A guide published by the International Union for Conservation of Nature (IUCN) seeks to examine the impact stadiums and arenas have on biodiversity. Can such construction projects help the environmental cause, rather than hinder it?
From the architectural splendour of football stadia to pristine, verdant golf courses, top-level sports venues are certainly not short of charm or allure – yet the environmental impact of erecting such complex structures is all too often overlooked, with little acknowledgement of the threat posed to the biodiversity of the surrounding area. The ramifications on nature do not simply end once the venue is completed – they last for decades, and their consequences can be irreversible.
Nevertheless, the conversation surrounding the sustainability credentials of sports venues has evolved significantly in recent years, not only with regard to reducing their impacts on nature but also in a net positive sense through delivering conservation benefits. This change in attitude has been in large part thanks to the work of the International Union for Conservation of Nature (IUCN), an organisation whose guide published earlier this year helps sporting bodies gain a better understanding of biodiversity considerations before, during and after the construction of new venues.
Entitled ‘Mitigating biodiversity impacts of new sports venues’, the guide uses a concept called the mitigation hierarchy as a framework to manage such impacts. As the deputy director of IUCN’s Global Business and Biodiversity Programme Giulia Carbone explains, this hierarchy covers the whole life cycle of a new project – from the conception and design to the construction, operation and the commissioning – and follows a specific course of action.
The avoidance of impact
“The mitigation hierarchy looks at four critical steps, from the most important and most effective to the last resort,” Carbone says. “The most effective is the avoidance of impact. There’s a whole section in the guide where we make recommendations on how new venues should be built, such as avoiding construction near world heritage sites or in protected areas.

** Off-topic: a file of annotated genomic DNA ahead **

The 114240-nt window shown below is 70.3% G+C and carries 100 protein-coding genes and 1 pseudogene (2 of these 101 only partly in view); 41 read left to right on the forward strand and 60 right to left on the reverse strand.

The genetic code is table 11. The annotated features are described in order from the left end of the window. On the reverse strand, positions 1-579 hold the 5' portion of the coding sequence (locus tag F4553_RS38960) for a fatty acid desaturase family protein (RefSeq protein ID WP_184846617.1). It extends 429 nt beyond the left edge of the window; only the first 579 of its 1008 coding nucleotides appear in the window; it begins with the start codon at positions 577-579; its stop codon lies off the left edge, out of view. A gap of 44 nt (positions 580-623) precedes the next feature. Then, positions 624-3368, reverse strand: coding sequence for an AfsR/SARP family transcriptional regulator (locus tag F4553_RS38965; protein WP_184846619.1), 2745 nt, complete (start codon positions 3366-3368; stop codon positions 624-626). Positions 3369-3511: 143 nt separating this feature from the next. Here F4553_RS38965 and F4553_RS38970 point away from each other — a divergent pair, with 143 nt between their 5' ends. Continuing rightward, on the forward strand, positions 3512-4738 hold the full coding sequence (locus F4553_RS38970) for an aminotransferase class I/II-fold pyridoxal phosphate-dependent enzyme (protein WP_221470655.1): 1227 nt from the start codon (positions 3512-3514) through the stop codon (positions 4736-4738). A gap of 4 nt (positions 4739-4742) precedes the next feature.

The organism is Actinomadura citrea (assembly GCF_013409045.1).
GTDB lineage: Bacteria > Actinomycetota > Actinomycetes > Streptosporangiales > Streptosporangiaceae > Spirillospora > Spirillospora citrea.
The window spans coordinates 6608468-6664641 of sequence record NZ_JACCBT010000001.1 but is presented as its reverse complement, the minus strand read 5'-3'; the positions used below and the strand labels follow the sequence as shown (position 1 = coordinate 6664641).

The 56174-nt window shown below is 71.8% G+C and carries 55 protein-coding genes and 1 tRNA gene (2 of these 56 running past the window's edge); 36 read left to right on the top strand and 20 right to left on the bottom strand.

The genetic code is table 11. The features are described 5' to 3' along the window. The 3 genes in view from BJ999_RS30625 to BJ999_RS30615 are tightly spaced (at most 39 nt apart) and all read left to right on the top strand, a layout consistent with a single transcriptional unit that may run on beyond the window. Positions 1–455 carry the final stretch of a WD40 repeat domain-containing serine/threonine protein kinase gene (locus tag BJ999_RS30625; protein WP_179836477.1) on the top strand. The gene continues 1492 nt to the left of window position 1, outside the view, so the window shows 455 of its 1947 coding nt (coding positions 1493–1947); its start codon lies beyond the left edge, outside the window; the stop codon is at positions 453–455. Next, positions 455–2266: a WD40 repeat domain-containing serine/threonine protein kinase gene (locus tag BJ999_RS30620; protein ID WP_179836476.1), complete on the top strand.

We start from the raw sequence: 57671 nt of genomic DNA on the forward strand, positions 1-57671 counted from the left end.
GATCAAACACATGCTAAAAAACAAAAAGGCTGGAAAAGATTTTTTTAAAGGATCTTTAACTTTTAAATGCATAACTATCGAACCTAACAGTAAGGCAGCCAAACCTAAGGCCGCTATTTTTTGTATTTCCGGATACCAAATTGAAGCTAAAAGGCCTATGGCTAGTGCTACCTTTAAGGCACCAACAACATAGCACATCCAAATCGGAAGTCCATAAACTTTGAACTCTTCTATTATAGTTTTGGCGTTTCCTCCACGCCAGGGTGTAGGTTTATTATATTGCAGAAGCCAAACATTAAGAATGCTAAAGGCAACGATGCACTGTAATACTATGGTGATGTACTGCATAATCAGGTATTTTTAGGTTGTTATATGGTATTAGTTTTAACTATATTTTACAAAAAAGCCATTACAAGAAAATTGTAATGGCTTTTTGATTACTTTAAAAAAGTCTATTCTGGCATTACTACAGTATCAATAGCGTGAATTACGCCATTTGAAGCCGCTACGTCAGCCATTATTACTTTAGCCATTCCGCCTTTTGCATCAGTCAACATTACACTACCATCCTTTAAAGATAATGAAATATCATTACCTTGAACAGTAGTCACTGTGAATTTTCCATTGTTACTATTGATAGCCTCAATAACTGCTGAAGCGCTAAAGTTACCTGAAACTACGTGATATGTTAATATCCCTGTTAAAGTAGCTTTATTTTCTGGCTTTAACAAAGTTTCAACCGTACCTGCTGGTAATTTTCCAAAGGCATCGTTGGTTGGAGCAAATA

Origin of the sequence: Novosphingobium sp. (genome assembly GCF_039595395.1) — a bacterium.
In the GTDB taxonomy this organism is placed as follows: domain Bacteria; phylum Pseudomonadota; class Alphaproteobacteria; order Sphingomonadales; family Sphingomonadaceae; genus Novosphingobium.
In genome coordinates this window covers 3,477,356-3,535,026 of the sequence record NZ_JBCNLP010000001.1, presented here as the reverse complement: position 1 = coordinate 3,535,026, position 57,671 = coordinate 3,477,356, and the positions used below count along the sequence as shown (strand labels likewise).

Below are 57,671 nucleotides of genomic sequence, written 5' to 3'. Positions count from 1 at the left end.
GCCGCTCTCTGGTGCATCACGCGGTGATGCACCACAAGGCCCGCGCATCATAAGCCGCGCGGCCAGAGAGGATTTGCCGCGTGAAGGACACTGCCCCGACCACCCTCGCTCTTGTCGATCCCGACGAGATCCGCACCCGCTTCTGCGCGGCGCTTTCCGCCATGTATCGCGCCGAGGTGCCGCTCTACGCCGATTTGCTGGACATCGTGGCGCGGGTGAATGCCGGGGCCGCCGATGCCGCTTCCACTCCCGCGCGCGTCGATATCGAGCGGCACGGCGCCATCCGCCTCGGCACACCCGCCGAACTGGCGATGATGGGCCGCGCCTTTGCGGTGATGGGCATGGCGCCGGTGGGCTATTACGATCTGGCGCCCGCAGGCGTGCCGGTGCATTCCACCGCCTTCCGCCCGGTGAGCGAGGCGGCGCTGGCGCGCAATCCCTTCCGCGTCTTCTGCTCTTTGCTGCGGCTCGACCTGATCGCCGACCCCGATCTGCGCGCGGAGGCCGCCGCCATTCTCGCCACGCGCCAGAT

“After avoidance, there is the minimisation of impact. This cannot be extensive because it depends on the type of habitat and the size and type of building. If you’re constructing a stadium compared to a golf course, of course it’s different, so that’s how the report examines these ideas.
“Then you have restoration, which is challenging from a biodiversity conservation point of view. It can also be more expensive than avoidance. And finally, as a last resort, you have offsets of the residual impact. If by any chance you have some residual impact, then you have the option of offsetting, which is basically taking action in another area and compensating for the same amount or more of what you have lost in the area of your project.”
In Carbone’s view, the key takeaway from the guide is that the best way to manage biodiversity impact in sports venues is to avoid them altogether. While in some venues, it can be more difficult to be flexible because of the need for a certain type of terrain, it is still important that an effort is made to look at all the alternatives before going into a protected area or a world heritage site. The impact can be considerable, particularly when constructing ski slopes or golf courses where a high occupation of land is required. If this land is an important habitat for some species, problems inevitably arise.
“That to me is the key message of this guide,” Carbone continues. “Impact has got to be managed in a logical way, and the mitigation hierarchy gives you this logical framework, starting from the most successful cost-effective measures all the way to the end.
“Avoid jumping to the end to talk about offsets. Sometimes, organisations say they offset because they do some good, whereas in fact offsets imply that you have a residual impact. For this reason, we shouldn’t try to use offsets as a good solution. It’s much better to avoid all impacts.”
Case studies are a prominent feature of the guide, highlighting examples of new sports venues that adhere closely to the mitigation hierarchy. When evaluating biodiversity initiatives in urban sports parks, for instance, the guide singles out the eco-friendly 20,000-capacity New Nagyerdo Football Stadium in Debrecen, Hungary for praise. Situated in the old Nagyerdo forest and completed in 2014, the new venue replaced the original football stadium built in the 1930s and successfully preserves the forest’s key species, while also featuring a transitional promenade (below) that takes spectators from the forest and park area into the stadium.